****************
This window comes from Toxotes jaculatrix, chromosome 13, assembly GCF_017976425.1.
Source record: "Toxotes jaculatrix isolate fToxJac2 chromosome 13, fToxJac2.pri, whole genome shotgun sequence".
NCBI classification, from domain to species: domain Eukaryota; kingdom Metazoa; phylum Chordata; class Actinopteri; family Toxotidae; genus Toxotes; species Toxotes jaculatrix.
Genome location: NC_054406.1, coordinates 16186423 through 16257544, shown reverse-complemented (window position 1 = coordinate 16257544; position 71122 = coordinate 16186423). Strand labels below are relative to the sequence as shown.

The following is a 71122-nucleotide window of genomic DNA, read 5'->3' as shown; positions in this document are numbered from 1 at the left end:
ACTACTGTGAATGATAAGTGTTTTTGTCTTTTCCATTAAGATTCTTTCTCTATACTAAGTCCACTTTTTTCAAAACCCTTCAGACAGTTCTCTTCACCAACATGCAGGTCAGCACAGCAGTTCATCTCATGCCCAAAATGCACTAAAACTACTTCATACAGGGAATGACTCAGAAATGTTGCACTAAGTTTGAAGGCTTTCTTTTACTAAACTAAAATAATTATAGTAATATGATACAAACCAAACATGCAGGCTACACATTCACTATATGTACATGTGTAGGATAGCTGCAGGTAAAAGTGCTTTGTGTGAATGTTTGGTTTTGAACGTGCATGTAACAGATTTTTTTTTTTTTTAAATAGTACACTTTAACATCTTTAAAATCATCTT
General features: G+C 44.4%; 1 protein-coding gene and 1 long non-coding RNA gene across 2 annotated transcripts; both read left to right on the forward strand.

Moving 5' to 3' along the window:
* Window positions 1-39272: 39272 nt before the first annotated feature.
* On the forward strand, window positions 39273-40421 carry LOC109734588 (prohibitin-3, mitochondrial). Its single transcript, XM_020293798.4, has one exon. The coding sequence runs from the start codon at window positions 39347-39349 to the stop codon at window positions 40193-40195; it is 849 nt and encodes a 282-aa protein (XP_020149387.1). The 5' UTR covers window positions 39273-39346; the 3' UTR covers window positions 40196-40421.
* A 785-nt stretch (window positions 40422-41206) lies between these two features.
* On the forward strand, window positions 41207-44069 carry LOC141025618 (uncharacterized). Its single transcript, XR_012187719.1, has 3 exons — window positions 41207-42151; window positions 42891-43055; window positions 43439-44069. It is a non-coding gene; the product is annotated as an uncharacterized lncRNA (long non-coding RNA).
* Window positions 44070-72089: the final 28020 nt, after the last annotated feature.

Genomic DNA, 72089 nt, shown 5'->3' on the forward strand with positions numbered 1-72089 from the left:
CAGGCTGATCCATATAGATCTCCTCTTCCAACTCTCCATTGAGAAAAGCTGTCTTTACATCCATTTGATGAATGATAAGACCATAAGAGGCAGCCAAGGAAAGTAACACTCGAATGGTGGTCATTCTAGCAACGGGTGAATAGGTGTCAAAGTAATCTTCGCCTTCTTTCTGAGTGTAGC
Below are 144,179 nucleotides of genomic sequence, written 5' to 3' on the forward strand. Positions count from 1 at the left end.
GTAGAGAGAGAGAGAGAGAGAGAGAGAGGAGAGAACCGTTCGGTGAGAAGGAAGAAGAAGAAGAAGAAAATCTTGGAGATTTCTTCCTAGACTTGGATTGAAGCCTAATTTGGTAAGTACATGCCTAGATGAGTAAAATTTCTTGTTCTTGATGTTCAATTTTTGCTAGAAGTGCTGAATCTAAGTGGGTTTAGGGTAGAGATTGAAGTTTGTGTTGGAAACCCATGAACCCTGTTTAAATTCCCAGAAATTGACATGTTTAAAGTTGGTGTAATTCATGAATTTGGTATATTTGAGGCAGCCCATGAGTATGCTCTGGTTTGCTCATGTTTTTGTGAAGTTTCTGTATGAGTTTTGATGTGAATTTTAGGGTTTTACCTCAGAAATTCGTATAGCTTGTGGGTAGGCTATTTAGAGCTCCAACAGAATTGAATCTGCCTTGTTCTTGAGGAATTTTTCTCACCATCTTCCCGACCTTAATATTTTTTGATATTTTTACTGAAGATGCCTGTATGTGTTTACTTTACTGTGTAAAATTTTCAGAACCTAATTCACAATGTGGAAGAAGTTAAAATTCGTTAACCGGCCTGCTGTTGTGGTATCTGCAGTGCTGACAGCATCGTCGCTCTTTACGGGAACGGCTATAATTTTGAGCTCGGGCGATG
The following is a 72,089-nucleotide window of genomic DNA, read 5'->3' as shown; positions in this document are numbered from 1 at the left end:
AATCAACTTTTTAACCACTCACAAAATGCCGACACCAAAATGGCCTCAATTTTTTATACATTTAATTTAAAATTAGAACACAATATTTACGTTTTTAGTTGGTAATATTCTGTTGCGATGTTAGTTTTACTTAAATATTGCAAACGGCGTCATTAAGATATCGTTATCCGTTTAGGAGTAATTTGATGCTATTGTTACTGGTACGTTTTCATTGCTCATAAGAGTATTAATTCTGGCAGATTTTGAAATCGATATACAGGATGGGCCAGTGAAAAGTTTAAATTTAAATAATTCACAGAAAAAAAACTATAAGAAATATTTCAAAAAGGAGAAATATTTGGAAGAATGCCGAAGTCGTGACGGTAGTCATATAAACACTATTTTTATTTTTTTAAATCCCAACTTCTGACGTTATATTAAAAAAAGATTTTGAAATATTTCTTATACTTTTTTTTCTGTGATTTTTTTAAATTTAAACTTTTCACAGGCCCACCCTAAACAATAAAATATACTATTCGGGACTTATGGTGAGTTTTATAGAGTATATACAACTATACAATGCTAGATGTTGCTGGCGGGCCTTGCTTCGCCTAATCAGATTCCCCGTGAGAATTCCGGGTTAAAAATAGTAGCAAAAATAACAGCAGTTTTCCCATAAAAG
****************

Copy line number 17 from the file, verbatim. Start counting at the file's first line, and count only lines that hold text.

GTAGAGAGAGAGAGAGAGAGAGAGAGAGGAGAGAACCGTTCGGTGAGAAGGAAGAAGAAGAAGAAGAAAATCTTGGAGATTTCTTCCTAGACTTGGATTGAAGCCTAATTTGGTAAGTACATGCCTAGATGAGTAAAATTTCTTGTTCTTGATGTTCAATTTTTGCTAGAAGTGCTGAATCTAAGTGGGTTTAGGGTAGAGATTGAAGTTTGTGTTGGAAACCCATGAACCCTGTTTAAATTCCCAGAAATTGACATGTTTAAAGTTGGTGTAATTCATGAATTTGGTATATTTGAGGCAGCCCATGAGTATGCTCTGGTTTGCTCATGTTTTTGTGAAGTTTCTGTATGAGTTTTGATGTGAATTTTAGGGTTTTACCTCAGAAATTCGTATAGCTTGTGGGTAGGCTATTTAGAGCTCCAACAGAATTGAATCTGCCTTGTTCTTGAGGAATTTTTCTCACCATCTTCCCGACCTTAATATTTTTTGATATTTTTACTGAAGATGCCTGTATGTGTTTACTTTACTGTGTAAAATTTTCAGAACCTAATTCACAATGTGGAAGAAGTTAAAATTCGTTAACCGGCCTGCTGTTGTGGTATCTGCAGTGCTGACAGCATCGTCGCTCTTTACGGGAACGGCTATAATTTTGAGCTCGGGCGATG